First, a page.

25 November 2013
The Springboks brought the curtain down on a long and satisfying season with a bruising 19-10 victory over France at Stade de France on Saturday night. It was South Africa’s first win over the French in Paris since 1997, when the Boks famously crushed France 52-10.
The victory left South Africa with 10 wins in 12 matches in 2013, including a Rugby Championship record 73-13 victory over Argentina in Soweto, a big 38-12 defeat of Australia for the Boks’ first win in Brisbane, and a 28-0 whitewash of Scotland at Murrayfield.
It was by no means a vintage Springbok performance in Paris, but it was controlled, committed and confident, which was enough to defeat a fiery French side that had pushed New Zealand hard in a recent seven-point defeat to the All Blacks.
‘Relieved and proud’
“I’m very relieved and very proud,” coach Heyneke Meyer said at the post-match press conference, which took place in the early hours of Sunday.
“It has been a very long season and there have been a lot of niggles and a lot of injuries, but the guys really wanted to put their bodies on the line and win for their country. They played against a very tough French side, so I’m just very happy and very relieved. I think we have been blessed this year, especially today.”
‘They play for each other’
Meyer also lauded the contribution of the entire Springbok squad, saying: “I’m very proud of the team. The great thing about them is they play for each other. It’s not just the 23 guys on the pitch, it’s all 32 players that have been here and a few injured guys back home.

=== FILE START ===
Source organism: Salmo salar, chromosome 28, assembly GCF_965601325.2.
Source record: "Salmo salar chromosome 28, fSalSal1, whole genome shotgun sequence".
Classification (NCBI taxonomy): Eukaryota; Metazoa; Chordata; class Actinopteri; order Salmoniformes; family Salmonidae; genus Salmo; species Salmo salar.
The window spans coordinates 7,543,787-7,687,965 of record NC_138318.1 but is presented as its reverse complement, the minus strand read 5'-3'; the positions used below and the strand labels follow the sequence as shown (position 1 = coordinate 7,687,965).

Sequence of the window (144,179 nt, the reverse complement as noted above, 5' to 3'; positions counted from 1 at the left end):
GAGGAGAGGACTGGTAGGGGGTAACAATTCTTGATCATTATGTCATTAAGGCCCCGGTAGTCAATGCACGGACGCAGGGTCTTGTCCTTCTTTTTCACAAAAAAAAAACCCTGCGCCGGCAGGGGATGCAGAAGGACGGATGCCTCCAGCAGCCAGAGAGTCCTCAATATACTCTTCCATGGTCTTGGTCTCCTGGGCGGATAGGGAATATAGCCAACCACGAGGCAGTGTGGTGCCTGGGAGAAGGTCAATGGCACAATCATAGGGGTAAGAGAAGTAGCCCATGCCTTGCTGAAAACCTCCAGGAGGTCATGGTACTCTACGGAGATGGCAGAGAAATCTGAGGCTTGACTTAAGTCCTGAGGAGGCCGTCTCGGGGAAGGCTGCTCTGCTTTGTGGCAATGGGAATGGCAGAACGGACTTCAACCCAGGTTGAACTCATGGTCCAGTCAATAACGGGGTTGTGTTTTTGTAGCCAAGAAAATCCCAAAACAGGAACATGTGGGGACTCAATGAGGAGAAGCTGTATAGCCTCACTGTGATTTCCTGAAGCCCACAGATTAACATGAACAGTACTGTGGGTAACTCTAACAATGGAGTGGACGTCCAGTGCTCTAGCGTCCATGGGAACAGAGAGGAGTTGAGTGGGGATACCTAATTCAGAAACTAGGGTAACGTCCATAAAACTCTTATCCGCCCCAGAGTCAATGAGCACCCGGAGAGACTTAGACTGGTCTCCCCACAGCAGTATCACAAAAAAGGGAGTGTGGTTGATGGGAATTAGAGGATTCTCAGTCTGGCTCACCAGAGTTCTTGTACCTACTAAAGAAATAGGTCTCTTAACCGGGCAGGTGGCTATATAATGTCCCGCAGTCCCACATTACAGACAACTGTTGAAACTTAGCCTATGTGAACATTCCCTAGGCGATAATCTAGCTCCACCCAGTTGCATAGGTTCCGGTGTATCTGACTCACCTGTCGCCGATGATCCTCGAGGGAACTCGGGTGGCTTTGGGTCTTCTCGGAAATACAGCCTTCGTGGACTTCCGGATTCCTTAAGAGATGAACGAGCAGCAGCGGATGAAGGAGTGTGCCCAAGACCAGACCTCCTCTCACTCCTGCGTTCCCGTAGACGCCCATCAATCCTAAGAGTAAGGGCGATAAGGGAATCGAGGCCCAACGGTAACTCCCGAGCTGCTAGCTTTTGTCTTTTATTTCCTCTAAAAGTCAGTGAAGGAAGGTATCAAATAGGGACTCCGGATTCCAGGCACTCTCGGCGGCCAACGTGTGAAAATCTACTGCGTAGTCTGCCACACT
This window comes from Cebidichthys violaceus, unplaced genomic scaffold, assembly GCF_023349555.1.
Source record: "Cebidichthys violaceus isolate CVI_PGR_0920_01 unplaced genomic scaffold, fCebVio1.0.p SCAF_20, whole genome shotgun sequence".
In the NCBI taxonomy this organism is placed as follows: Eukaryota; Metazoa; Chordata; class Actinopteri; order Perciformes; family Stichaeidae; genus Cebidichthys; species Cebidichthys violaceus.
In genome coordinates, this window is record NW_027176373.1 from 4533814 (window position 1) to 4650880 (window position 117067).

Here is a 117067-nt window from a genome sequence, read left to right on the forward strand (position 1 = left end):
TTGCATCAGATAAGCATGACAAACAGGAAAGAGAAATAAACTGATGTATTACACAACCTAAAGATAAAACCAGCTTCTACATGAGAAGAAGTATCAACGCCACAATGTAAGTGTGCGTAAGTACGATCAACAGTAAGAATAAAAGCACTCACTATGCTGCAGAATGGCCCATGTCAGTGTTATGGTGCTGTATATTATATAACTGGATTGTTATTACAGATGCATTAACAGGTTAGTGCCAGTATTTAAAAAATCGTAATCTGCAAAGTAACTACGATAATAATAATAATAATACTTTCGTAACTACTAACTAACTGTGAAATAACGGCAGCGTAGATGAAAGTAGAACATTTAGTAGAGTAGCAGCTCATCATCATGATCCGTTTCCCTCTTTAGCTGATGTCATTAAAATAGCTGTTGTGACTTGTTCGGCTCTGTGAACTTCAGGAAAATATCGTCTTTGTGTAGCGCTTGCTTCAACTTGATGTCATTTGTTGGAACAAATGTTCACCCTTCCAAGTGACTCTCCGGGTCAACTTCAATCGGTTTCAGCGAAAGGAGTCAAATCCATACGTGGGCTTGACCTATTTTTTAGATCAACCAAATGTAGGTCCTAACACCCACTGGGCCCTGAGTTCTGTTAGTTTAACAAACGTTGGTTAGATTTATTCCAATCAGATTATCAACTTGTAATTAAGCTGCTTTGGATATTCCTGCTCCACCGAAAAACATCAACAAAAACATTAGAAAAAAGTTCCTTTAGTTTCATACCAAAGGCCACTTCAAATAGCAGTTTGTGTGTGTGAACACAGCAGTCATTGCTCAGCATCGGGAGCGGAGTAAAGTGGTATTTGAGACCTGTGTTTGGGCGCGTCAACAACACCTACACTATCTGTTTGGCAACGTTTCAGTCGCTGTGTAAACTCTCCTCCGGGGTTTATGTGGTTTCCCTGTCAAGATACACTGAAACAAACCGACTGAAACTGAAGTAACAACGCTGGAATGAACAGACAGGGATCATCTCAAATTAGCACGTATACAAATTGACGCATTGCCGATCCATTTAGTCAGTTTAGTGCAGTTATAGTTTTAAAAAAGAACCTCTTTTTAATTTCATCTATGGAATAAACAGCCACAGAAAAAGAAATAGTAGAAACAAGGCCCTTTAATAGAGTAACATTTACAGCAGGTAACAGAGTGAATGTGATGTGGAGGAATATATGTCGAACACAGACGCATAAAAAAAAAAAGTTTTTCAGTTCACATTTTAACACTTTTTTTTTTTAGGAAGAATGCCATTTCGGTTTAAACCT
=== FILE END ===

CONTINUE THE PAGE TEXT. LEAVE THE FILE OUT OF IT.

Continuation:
“What really makes me proud is a guy like Willem Alberts, who was injured, shouldn’t have played probably, but he put his body on the line and suddenly he’s the man of the match. That’s awesome. A guy like Coenie Oosthuizen, we had two injuries to props, and we were really worried about the scrum, especially against the French. He came through brilliantly and Bakkies Botha, at 34-years-old there was a lot of criticism about his inclusion, but when Eben Etzebeth got injured, he came on and delivered a really awesome performance and that it what it is all about.
“It’s about team work, playing for each other, putting your body on the line for the guy next to you, and that is what makes them a successful team. I am very, very proud of the guys.”
Unfortunately, as it had been in all three of their northern hemisphere tests, the pitch was not up to scratch and negated a consistent showdown at scrum time, although the Springboks on one occasion absolutely blasted France off the ball to earn a penalty and on another occasion claimed a tighthead.
Despite the awful surface, tighthead prop Coenie Oosthuizen was one of South Africa’s leading lights on the night, scrumming strongly, putting in plenty of tackles, and working hard to turn over ball. A big man, weighing 127 kilograms, with his industrious work rate he reminds one of his provincial forwards’ coach at the Cheetahs, Bok great Os du Randt.
The South African loose trio was again effective and very physical. Man of the match Willem Alberts was singled out by coach Meyer after the game for his commitment to the green and gold after Alberts came through a late fitness test to take the field, while Francois Louw made matters tough for the hosts at the breakdown. He was, however, shown a yellow card late in the game for shoving Pascal Pape’s face into the ground at a ruck, but the referee missed the slap Pape had given Bok captain Jean de Villiers, which led to Louw’s reaction.
A superb season
At the back of the scrum Duane Vermeulen put an exclamation point on a superb season. His heavy tackling, powerful carrying of the ball, and winning of the ball at the ruck were, as they have been throughout the year, outstanding.
It is difficult to imagine 53-test veteran Pierre Spies, who has been sidelined with injury this season, winning the eighthman position back. Not only has Vermeulen played out of his socks at the back of the scrum, he has also combined wonderfully with Alberts and Louw.